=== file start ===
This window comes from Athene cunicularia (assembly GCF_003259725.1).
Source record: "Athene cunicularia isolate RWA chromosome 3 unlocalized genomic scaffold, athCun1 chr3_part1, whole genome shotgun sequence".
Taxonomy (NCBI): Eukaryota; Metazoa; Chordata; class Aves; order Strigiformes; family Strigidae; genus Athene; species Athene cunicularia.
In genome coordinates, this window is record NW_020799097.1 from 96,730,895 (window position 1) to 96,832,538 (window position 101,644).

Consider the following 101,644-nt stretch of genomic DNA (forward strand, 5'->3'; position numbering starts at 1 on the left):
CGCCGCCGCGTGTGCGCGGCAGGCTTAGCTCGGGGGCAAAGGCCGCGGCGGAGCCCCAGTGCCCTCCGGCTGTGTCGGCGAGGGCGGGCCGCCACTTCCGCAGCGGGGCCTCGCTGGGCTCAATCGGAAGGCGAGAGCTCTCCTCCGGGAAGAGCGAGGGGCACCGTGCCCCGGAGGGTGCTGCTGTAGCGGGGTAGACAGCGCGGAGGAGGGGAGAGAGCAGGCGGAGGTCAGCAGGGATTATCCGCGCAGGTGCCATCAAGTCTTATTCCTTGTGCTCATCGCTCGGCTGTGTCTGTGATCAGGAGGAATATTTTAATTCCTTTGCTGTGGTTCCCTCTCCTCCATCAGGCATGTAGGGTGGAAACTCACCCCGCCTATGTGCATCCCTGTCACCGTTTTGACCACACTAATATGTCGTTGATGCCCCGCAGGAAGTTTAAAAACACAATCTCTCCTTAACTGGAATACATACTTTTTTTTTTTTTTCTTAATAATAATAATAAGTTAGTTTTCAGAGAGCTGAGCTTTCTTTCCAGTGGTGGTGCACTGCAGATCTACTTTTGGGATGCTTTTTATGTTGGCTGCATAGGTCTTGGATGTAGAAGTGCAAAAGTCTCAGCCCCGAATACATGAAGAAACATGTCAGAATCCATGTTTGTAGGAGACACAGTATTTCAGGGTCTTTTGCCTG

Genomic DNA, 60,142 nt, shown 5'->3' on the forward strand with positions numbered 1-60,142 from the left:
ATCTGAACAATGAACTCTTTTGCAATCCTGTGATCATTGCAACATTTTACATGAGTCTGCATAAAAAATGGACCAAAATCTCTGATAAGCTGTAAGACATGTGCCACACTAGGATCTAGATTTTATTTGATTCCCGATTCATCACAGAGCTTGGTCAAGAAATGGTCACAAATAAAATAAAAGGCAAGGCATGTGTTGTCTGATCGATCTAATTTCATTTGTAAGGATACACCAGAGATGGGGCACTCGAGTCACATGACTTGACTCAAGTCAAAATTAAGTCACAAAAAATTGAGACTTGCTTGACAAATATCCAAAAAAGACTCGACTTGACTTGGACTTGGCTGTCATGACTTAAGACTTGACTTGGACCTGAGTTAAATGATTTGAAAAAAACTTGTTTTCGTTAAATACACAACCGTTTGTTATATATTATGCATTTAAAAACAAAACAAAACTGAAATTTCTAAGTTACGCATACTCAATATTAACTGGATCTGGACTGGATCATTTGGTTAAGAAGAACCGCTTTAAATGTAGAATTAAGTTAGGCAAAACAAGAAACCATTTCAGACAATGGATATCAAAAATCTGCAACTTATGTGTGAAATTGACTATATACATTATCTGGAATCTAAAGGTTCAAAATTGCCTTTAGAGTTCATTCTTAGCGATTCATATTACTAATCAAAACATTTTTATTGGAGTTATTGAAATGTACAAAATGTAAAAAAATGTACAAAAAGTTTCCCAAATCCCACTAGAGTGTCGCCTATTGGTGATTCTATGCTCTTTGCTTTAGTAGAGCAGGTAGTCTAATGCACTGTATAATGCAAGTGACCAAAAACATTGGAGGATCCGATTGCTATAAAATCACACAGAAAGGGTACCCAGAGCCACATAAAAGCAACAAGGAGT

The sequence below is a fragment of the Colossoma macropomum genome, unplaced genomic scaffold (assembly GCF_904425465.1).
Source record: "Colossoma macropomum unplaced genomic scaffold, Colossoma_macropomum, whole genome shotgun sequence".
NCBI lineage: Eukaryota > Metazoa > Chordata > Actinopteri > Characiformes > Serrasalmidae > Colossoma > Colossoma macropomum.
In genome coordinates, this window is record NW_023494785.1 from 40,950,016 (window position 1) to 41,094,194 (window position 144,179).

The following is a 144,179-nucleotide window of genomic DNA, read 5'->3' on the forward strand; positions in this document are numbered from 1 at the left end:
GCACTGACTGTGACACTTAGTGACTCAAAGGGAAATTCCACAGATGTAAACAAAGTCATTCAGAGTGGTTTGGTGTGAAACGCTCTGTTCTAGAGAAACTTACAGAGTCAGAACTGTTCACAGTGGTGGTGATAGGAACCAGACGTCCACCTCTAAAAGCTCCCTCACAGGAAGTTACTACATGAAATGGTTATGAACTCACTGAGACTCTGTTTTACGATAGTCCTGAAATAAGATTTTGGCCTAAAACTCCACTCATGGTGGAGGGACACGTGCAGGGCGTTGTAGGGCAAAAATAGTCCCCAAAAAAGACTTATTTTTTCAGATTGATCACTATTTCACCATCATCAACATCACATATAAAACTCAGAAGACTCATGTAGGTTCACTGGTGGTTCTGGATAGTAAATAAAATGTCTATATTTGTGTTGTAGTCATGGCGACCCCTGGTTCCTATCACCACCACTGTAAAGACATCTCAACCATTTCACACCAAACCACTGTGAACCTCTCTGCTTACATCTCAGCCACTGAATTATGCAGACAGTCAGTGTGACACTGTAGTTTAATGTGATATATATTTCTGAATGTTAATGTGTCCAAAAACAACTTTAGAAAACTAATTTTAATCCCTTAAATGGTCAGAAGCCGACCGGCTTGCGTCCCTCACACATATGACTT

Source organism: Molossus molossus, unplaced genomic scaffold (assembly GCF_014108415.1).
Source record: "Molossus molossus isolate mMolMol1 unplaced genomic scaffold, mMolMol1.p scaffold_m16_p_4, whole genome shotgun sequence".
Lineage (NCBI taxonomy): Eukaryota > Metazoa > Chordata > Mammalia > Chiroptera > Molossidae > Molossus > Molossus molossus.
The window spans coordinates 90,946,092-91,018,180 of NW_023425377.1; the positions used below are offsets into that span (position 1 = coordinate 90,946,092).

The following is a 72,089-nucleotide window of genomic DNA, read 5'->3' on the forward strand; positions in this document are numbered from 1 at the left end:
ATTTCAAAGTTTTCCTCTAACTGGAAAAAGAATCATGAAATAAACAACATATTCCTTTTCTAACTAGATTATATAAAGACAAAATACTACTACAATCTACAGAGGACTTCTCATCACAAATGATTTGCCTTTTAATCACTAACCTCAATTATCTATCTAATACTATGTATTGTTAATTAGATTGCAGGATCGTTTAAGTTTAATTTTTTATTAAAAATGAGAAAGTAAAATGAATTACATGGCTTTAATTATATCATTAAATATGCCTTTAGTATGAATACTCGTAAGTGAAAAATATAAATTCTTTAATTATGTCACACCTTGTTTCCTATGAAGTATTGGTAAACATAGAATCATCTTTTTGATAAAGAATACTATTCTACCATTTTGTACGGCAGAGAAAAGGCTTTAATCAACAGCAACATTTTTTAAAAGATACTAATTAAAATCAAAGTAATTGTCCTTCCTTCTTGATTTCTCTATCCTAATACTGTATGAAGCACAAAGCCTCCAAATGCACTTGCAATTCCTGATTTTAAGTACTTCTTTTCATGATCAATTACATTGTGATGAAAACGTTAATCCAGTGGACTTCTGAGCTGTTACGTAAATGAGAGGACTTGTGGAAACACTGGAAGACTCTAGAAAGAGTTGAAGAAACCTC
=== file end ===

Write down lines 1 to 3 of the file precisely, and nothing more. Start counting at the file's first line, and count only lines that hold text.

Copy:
This window comes from Athene cunicularia (assembly GCF_003259725.1).
Source record: "Athene cunicularia isolate RWA chromosome 3 unlocalized genomic scaffold, athCun1 chr3_part1, whole genome shotgun sequence".
Taxonomy (NCBI): Eukaryota; Metazoa; Chordata; class Aves; order Strigiformes; family Strigidae; genus Athene; species Athene cunicularia.